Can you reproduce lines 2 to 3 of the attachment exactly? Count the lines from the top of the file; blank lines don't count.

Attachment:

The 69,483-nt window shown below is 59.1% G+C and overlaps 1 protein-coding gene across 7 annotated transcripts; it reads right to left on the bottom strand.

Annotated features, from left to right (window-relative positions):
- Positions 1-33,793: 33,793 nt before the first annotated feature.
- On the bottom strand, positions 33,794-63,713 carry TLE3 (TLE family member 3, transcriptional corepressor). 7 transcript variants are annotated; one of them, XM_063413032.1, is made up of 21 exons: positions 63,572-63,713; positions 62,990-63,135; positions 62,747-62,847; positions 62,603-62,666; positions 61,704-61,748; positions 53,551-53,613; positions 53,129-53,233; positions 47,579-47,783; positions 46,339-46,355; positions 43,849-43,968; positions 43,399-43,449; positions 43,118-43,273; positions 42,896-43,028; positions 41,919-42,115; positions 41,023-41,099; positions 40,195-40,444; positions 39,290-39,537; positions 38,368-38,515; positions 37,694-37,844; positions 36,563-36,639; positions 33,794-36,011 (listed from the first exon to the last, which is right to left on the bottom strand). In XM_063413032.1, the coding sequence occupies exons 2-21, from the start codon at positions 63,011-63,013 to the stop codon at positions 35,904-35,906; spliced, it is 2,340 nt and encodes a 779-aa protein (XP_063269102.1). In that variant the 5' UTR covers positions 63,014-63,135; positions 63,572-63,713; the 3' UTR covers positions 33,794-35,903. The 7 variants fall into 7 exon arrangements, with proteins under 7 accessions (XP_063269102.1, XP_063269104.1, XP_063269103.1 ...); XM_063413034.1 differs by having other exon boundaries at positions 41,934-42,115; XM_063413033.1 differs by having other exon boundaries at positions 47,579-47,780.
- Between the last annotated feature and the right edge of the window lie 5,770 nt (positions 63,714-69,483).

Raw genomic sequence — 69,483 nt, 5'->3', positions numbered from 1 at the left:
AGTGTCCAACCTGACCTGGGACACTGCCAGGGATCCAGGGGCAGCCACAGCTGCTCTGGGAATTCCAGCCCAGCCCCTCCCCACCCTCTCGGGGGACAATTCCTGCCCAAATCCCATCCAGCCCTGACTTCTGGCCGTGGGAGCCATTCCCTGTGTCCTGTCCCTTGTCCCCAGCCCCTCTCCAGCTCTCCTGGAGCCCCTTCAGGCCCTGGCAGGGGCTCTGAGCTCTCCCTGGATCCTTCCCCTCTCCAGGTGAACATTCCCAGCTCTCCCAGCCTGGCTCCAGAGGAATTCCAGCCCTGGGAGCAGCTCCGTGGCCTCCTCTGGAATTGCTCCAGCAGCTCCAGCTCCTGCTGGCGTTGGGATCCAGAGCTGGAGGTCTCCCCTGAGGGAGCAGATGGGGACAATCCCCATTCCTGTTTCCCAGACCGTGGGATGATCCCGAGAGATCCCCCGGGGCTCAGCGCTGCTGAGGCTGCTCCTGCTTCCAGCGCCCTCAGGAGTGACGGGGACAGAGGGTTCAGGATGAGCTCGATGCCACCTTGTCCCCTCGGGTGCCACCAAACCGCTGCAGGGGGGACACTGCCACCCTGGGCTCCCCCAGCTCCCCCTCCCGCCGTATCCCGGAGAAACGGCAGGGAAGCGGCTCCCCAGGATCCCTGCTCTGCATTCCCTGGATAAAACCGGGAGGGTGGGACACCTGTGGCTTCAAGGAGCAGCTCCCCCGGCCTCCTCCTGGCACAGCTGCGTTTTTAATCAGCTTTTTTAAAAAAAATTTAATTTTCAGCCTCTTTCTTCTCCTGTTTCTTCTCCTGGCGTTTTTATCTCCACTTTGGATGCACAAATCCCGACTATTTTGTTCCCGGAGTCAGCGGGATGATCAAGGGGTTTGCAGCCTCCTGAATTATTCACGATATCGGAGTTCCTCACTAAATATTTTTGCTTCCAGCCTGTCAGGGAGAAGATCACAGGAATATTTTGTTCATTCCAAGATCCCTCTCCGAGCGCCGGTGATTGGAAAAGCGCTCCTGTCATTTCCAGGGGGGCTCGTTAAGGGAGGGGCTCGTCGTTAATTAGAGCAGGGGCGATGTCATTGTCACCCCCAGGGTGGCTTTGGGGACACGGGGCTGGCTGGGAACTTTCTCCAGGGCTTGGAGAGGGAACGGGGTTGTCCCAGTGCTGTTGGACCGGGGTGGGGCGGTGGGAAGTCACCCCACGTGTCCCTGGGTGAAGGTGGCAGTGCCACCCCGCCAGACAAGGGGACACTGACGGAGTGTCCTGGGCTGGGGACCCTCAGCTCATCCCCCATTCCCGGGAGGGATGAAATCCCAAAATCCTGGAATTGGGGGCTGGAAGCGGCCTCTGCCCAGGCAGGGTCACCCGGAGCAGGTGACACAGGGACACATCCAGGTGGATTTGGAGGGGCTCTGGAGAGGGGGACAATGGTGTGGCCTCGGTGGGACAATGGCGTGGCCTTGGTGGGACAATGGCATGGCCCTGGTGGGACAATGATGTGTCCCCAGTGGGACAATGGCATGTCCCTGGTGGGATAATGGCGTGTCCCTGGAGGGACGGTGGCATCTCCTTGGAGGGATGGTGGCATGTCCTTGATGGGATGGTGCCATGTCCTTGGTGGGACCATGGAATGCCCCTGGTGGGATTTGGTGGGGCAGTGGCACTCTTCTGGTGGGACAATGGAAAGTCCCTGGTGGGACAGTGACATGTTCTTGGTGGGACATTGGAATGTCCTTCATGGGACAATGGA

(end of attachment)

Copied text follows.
Annotated features, from left to right (window-relative positions):
- Positions 1-33,793: 33,793 nt before the first annotated feature.